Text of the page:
Thumbnails with a price tag

Thumbnails with a price tag

Ever since we used machine learning at Jetpac to identify great high-res photos for our iPad app for travel destinations, I’ve been amazed by how little attention photos are getting on online hotel booking sites.

Airbnb learned how important good photos were already back in 2010 when they found that improving the pictures doubled the weekly revenue, but when looking at online booking sites like Hotels.com and Booking.com, the image for each listing is small and often not very appealing.

Hotel booking platform.png

I've booked more than 150 hotel nights so far on this trip and the photos are a big part of my decision making process. Let me break it down for you.

The Hotel
When I do a hotel search on a booking site, my usual routine is to open up a new tab for each potential candidate in the result list, then click to ‘See All Photos’ to get an overview of the hotel itself. Most hotels have a decent amount of photos, but the quality varies and they are not organized by exterior, pool, lobby, restaurant, rooms etc. (Also, often the mobile booking apps are not giving you the option to view all in a gallery to get a quick impression, but you have to swipe through the photos one by one which is a pain.)

What I’m usually looking for is the quality of the photos themselves, blurry photos with a timestamp is usually not a great sign. Then I try to get a sense of standard, interior design and vibe.

The Room
If the hotel passes the first test, I check the images for the specific room. At this step, the hotel is competing with other hotels that passed the first overview test and the battle is now on a room comparison level.

Issue #1 is the lack of photos as most hotels don’t provide more than 1-3 photos of the room.
Issue #2, and the biggest one, is that the photos are not always of the room I’d actually get, but is meant as an example of the room standard. However, often the images are a mix of renovated and old rooms, with or without a nice view and with different layouts. So how can I know what experience I’ll be getting? Paying $200 per night can be worth it if I get one of the nice rooms, and totally not worth it if I don’t get what I expected. It’s like buying a gacha gacha.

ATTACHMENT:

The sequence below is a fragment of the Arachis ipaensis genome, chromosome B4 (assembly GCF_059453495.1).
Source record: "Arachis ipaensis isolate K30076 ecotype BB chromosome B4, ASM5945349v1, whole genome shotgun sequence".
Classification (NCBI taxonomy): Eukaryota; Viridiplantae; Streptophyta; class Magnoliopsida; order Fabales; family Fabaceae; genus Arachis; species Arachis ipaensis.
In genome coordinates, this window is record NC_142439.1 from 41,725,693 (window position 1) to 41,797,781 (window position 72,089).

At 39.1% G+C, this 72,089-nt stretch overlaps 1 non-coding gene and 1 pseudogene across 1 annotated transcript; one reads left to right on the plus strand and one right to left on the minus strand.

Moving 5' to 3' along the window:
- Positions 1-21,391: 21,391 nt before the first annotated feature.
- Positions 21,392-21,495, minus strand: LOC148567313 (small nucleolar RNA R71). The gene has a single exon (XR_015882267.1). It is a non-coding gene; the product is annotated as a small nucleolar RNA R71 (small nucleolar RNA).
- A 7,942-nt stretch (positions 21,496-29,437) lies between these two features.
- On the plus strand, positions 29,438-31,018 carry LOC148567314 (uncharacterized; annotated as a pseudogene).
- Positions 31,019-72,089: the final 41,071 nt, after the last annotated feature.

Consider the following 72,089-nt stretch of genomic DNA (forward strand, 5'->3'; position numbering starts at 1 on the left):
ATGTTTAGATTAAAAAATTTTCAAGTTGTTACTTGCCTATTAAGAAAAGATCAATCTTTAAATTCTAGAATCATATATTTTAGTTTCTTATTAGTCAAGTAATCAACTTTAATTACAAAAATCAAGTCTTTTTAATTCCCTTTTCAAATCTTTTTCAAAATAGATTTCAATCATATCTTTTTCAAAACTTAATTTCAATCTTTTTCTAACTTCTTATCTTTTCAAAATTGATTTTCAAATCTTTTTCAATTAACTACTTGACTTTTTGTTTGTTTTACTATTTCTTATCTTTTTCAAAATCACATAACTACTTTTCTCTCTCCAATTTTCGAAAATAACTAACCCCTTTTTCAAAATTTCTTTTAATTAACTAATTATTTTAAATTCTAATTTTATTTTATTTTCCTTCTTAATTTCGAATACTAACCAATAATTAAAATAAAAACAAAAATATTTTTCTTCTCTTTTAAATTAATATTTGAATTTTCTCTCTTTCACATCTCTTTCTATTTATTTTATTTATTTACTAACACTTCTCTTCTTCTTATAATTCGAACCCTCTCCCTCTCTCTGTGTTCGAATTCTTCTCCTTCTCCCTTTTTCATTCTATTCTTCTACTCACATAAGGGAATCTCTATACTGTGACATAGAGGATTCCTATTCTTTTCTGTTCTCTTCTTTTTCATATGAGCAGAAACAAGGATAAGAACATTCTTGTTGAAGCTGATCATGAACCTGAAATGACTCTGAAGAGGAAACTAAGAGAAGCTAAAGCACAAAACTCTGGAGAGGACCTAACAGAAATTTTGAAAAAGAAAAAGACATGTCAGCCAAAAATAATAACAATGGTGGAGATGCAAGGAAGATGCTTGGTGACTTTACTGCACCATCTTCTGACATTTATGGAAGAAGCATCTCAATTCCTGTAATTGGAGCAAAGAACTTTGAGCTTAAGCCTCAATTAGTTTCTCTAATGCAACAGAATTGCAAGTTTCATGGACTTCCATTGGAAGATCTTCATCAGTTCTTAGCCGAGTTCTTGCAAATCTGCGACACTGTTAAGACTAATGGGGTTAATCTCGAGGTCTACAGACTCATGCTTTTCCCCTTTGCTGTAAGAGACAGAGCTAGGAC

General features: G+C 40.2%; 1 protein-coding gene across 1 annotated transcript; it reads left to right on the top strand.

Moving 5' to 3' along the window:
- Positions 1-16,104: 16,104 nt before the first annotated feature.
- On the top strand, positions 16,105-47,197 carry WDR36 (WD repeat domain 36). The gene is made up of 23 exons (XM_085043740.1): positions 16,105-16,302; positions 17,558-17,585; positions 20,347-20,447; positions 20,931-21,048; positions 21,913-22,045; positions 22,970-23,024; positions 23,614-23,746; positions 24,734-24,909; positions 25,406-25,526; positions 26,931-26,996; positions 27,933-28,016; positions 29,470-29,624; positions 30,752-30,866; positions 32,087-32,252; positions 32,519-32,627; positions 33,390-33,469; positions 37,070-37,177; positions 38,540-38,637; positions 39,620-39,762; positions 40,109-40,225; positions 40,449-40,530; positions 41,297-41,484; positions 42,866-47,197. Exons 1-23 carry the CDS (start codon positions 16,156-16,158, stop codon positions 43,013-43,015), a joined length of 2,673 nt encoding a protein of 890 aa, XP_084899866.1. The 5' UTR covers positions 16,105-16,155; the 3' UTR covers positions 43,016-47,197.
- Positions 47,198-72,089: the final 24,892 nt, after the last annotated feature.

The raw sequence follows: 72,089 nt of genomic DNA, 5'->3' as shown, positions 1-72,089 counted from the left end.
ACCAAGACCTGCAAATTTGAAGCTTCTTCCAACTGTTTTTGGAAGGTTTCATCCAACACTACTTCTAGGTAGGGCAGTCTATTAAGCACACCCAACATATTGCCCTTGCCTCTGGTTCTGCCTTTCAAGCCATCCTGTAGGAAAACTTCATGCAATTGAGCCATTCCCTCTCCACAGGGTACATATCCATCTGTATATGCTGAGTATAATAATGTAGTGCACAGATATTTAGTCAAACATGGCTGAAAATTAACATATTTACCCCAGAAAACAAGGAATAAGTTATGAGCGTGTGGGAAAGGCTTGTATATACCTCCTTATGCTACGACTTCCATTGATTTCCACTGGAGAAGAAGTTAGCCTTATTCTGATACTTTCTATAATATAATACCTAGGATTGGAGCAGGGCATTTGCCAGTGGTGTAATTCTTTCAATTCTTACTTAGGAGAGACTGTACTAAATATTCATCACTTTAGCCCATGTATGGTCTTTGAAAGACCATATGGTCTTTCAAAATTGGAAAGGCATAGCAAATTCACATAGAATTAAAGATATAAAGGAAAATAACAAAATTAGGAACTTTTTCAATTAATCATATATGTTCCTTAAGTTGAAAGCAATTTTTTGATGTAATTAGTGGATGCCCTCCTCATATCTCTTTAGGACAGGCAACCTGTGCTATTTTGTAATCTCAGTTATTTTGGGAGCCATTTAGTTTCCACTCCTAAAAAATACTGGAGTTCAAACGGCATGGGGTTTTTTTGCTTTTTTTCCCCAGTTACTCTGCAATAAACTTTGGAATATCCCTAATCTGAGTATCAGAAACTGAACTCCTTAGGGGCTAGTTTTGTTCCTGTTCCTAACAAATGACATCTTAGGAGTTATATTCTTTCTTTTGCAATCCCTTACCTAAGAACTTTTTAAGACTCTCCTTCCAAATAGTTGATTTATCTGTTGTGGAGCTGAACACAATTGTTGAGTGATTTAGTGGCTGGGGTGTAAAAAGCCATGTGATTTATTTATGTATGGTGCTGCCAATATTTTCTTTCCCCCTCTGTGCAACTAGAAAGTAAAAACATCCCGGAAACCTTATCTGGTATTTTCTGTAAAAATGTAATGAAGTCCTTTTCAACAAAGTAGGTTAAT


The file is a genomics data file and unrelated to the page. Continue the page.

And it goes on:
Gacha Gacha | Photo credit @  hslo

Gacha Gacha | Photo credit @hslo

How could photos help me make a booking faster?
Hotels need to understand the importance of good photos and provide sufficient photos and maybe some level of curation. The booking platforms could use machine learning and personalization to make sure I always see the best photos and what’s most relevant to me.

  • The List: Show the photo that best represents the hotel vibe as the cover. Make sure it has good lighting, colors etc.

    • Let me scroll through photos without having to open a new listing page or display multiple photos in the list view.

    • Let me hover over a photo to view it larger.

  • The Hotel: Organize the photos to let me easily get to and view photos of the pool, the lobby, the restaurant, rooms, gym, indoors, outdoors etc.

    • On mobile, make sure I can view photos in a grid view, not just as a slide show.

    • On mobile, make sure images can load fast, also on bad networks.

  • The Room: Let me view photos of the actual room I’d be booking or clearly label what will be different.